There are two areas with maximum torque
There is no perceptible torque anywhere
At which of the stator locations does maximum torque arise?
Next to the 4 grooves with the plain (copper) windings
Next to the 4 grooves with the green windings
Next to the 4 grooves with the red windings
Now reverse the power supply's +15 V and earth connections for the green winding.
Towards which side is the south pole (red) now drawn?
To the right
Upwards
To the left
Connect the plain copper winding. By what angle has the maximum torque now been
shifted?
The maximum torque is at the same position
By 180 degrees
By 60 degrees

Magnetic field 1
When this page is opened the relays are automatically activated

What happens?

Magnetic field 2
When this page is opened the relays are automatically activated

What happens?

Magnetic field 3
When this page is opened the relays are automatically activated

What happens?

Magnetic field 4
When this page is opened the relays are automatically activated

What happens?

Magnetic field 5
When this page is opened the relays are automatically activated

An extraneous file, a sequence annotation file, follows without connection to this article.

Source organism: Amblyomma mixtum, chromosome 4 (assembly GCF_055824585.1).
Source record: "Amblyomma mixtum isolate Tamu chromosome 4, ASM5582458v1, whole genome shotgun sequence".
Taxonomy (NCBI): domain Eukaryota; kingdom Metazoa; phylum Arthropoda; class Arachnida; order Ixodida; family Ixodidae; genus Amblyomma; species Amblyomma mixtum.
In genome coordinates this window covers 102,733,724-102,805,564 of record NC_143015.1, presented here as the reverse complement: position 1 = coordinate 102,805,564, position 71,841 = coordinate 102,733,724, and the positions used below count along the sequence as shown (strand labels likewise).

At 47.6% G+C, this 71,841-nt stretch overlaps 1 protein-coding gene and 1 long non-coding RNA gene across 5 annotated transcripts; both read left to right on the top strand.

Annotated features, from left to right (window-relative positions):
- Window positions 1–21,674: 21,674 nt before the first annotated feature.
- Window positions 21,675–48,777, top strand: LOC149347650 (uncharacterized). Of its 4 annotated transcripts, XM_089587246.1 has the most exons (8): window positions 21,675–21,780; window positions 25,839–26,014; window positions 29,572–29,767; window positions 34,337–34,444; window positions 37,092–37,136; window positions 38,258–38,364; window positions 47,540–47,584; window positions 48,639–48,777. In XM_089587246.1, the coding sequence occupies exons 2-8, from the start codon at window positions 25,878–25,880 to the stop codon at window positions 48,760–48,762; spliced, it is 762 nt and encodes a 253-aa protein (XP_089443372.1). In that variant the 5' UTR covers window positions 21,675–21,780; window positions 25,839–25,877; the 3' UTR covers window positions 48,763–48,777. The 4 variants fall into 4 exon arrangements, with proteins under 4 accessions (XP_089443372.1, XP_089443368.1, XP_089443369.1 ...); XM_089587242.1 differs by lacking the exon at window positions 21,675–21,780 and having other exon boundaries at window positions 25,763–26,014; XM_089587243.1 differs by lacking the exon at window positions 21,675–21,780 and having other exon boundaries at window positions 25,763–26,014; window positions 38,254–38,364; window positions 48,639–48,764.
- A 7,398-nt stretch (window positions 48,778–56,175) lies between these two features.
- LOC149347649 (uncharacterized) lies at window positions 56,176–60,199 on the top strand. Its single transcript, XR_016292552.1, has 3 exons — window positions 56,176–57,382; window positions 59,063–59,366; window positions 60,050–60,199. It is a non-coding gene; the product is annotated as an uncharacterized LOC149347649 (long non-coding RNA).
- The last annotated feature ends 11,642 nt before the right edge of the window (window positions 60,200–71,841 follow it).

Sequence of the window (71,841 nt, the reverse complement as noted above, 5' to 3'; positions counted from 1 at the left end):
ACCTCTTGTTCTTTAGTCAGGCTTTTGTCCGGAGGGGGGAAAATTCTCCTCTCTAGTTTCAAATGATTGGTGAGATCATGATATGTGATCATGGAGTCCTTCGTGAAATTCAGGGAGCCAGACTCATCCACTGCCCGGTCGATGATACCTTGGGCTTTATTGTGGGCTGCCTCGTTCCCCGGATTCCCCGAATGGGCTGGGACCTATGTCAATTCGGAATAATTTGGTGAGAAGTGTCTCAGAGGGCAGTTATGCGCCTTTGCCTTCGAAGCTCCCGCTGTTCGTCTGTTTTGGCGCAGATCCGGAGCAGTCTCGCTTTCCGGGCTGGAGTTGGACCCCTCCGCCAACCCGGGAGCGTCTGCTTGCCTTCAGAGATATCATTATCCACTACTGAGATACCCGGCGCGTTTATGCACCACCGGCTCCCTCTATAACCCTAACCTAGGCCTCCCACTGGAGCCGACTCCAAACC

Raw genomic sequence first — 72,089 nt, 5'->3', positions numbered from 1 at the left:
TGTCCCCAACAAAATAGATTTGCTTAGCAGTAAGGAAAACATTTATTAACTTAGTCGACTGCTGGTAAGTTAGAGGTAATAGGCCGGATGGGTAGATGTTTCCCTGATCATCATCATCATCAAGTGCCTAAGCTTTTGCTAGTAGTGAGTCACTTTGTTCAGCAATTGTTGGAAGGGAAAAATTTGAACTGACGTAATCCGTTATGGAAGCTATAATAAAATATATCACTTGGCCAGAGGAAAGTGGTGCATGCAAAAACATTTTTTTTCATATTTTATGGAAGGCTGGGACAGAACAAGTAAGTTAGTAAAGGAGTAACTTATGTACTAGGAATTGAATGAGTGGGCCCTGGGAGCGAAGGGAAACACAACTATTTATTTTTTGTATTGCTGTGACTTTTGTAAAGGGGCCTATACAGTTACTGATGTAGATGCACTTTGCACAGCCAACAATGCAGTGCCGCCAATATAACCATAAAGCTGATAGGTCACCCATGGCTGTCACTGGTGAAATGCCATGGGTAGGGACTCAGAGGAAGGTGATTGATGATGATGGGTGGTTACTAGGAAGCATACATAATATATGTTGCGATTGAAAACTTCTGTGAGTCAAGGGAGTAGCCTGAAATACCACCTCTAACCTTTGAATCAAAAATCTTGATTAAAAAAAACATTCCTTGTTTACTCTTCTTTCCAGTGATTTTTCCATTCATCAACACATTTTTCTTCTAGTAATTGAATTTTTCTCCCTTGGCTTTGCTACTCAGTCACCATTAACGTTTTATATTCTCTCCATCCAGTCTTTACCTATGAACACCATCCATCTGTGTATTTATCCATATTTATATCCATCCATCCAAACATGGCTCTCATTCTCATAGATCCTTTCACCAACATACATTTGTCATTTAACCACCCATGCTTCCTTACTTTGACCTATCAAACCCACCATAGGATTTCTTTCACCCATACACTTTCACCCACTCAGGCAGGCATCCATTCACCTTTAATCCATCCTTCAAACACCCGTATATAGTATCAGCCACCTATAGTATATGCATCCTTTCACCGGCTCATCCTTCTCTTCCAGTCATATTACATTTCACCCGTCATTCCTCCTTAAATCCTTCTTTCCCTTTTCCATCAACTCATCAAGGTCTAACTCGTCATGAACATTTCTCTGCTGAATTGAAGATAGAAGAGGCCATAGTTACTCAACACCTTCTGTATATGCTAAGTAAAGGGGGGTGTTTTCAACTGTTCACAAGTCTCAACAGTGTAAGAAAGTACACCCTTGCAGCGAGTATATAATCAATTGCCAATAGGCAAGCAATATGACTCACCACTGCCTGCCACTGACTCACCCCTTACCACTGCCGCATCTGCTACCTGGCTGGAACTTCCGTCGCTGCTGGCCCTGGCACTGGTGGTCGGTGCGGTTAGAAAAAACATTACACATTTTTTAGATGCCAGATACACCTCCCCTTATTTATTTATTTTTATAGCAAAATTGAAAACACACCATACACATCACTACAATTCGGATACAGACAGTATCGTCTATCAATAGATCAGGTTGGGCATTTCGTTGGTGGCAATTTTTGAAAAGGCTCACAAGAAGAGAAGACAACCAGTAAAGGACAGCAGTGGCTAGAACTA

What happens?

Magnetic field 6
When this page is opened the relays are automatically activated

What happens?

Rotation with three-phase current


In the following experiment we will demonstrate how a permanent magnet rotates
synchronously with a revolving magnetic field. Set up the experiment as follows.

Open the Three-phase power supply from the menu


Instruments/Power Supplies or click on the adjacent image.
Make the following settings:

U=6V
f = 1 Hz
Press the POWER button

How does the permanent magnet rotor respond?


The rotor stands still
The rotor rotates steadily
The rotor flips round in regular steps
The rotor turns by 180 degrees in one second

More than one


answer may be
correct

The rotor turns by 360 degrees in one second

Measurements in delta and star configuration


In the following experiment the difference between delta and star configuration are
elaborated based on voltage and current measurements.
The stator is connected as shown in star configuration. There is now a (shunt) resistor
connected in phase winding U for measuring the current.
Open the Voltmeter A from the menu Instruments/Measuring Devices or
click on the adjacent image.
Alternating voltages and current are measured as rms values. The most